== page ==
French TV producers are saying merci beaucoup to their European neighbors, whose appetite for Gallic TV series is creating a mini boon for the local industry.
The latest figures show that €157 million ($213 million) worth of French programs made their way to international TV screens in 2006, TV France International is expected to announce today at a news conference on the final day of the Rendez-Vous French television market here.
Export results for French TV programs rose 4.2% from 2005, according to the study conducted in partnership with state film body the CNC, with presales climbing 10.1% to €42 million ($57 million) and sales rising 2.3% to €115 million ($156.1 million).
The slow but steady sales increase was primarily attributed to the huge popularity of French programs in Western Europe, with €72 million ($97.7 million), or 62.6% of total sales abroad, bought by broadcasters in the region. Central Europe accounted for €9.6 million ($13 million) in sales, Asia €9.3 million ($12.6 million) and North America €14.2 million ($19.3 million).
Germany and Austria are big fans of their French-speaking neighbors, with 23.1% of programs sold to Western Europe landing in those territories thanks to a ubiquity of channels allotting plenty of room for sales from international markets. Among series sold to Western Europe, 18.7% went to Italy, 14.2% to Belgium and 12.7% to Spain, which has been especially active, with a 71% increase in sales from 2005 to 2006.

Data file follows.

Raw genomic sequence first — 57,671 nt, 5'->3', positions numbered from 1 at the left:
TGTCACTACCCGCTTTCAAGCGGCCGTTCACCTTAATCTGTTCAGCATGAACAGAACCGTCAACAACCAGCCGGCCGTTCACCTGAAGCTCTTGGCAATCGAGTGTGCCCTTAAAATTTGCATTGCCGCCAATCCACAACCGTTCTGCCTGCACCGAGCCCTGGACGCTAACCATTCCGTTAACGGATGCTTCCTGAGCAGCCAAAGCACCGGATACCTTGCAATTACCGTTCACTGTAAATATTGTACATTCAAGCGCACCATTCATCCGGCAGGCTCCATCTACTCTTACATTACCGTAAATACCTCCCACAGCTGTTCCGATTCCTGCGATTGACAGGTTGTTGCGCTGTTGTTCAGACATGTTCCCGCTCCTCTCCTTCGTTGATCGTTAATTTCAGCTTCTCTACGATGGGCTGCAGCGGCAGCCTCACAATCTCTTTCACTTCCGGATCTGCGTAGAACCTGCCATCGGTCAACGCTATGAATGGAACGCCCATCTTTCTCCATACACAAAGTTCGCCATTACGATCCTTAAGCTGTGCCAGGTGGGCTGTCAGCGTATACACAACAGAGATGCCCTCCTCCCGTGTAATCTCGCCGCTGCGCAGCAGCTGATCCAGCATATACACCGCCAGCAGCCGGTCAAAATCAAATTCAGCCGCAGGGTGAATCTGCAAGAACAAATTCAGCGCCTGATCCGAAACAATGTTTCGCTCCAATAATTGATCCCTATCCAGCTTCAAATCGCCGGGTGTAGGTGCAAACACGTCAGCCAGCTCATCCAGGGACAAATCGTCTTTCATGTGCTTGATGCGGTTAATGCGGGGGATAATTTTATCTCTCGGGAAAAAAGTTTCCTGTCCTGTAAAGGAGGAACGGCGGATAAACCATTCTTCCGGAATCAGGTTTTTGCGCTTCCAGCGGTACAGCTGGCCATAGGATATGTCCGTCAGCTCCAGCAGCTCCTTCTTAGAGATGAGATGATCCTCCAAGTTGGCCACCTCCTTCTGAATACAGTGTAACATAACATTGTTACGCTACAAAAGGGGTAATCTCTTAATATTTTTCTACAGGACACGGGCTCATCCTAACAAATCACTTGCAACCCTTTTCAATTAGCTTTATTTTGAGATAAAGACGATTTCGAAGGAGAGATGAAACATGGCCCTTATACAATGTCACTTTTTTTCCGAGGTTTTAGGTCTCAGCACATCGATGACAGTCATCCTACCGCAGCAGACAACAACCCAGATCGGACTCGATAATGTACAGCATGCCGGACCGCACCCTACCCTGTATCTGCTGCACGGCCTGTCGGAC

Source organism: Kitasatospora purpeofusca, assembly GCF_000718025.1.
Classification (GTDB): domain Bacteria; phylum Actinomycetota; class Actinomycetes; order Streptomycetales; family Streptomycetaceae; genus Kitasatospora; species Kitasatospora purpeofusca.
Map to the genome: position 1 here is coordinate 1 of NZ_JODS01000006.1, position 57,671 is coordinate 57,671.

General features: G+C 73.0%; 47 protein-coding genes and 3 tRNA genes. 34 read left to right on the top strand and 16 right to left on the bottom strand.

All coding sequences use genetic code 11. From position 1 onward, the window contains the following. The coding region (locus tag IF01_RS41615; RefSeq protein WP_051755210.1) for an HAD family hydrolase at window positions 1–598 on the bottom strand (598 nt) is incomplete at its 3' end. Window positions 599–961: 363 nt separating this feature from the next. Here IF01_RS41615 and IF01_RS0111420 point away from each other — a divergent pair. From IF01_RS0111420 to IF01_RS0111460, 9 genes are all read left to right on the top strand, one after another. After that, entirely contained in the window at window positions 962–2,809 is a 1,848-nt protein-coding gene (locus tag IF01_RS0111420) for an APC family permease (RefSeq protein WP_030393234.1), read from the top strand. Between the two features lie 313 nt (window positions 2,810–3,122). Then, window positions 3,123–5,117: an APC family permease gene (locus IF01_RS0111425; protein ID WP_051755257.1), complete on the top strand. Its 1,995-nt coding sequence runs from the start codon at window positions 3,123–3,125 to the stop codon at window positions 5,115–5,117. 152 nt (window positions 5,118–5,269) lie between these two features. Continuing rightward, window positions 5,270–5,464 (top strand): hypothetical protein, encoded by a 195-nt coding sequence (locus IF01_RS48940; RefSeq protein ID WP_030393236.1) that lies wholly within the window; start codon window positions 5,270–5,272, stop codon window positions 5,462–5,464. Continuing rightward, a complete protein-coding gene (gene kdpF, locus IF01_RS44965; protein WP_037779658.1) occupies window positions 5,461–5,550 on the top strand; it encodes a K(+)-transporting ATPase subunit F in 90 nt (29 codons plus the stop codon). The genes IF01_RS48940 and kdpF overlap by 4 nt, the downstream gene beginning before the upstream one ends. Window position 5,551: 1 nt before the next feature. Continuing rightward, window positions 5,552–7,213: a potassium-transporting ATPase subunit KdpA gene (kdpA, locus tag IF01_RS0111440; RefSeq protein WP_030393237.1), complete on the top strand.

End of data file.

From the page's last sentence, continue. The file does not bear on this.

The Middle East is starting to open up to Western animation production, thanks to the work of TV France International at the Dubai Showcase. Attractive prices are starting to counterbalance strong censorship in the territory.
U.S. sales weren’t as strong as in 2005, but those numbers had been abnormally high, according to TV France International’s executive director Mathieu Bejot.
“2005 was a bit exceptional for sales to the U.S. thanks to a real peak in animation,” Bejot said. “Yet sales are still fairly high if you look at the long-term market.”
Part of the increase in volume can be attributed to the rise in production of shorter formats. Although traditionally hesitant in its purchase of French fiction, French-speaking Canada is beginning to buy some series including “Life’s So Sweet,” a 26-minute Gallic soap opera about love and passion in the heart of the French Riviera.
France Televisions has been successful with its 26-minute adolescent series “Summer Dreams,” which aired this year on France 3 and nabbed a 20% audience share in its time slot.
“For young viewers, 26 minutes is a perfect format,” said Eric Verniere, head of international sales and co-productions at France Televisions.
Documentaries and informational programs provided 28.5% of total sales, followed by fiction with 22.1%, games and variety shows with 10.1%, news programs with 7.2% and music and theater 4.5%.
TV France is hoping that this year’s Rendez-Vous, which wraps tonight in the seaside resort town, will boost 2007 figures and promote sales of Gallic titles in the 52 countries represented by buyers during the 13th annual event.
“People are doing more and more business here. It’s more relaxed. Everything’s been taken care of — lunches, dinners — so they don’t have to worry about anything but screenings and meetings,” Bejot said.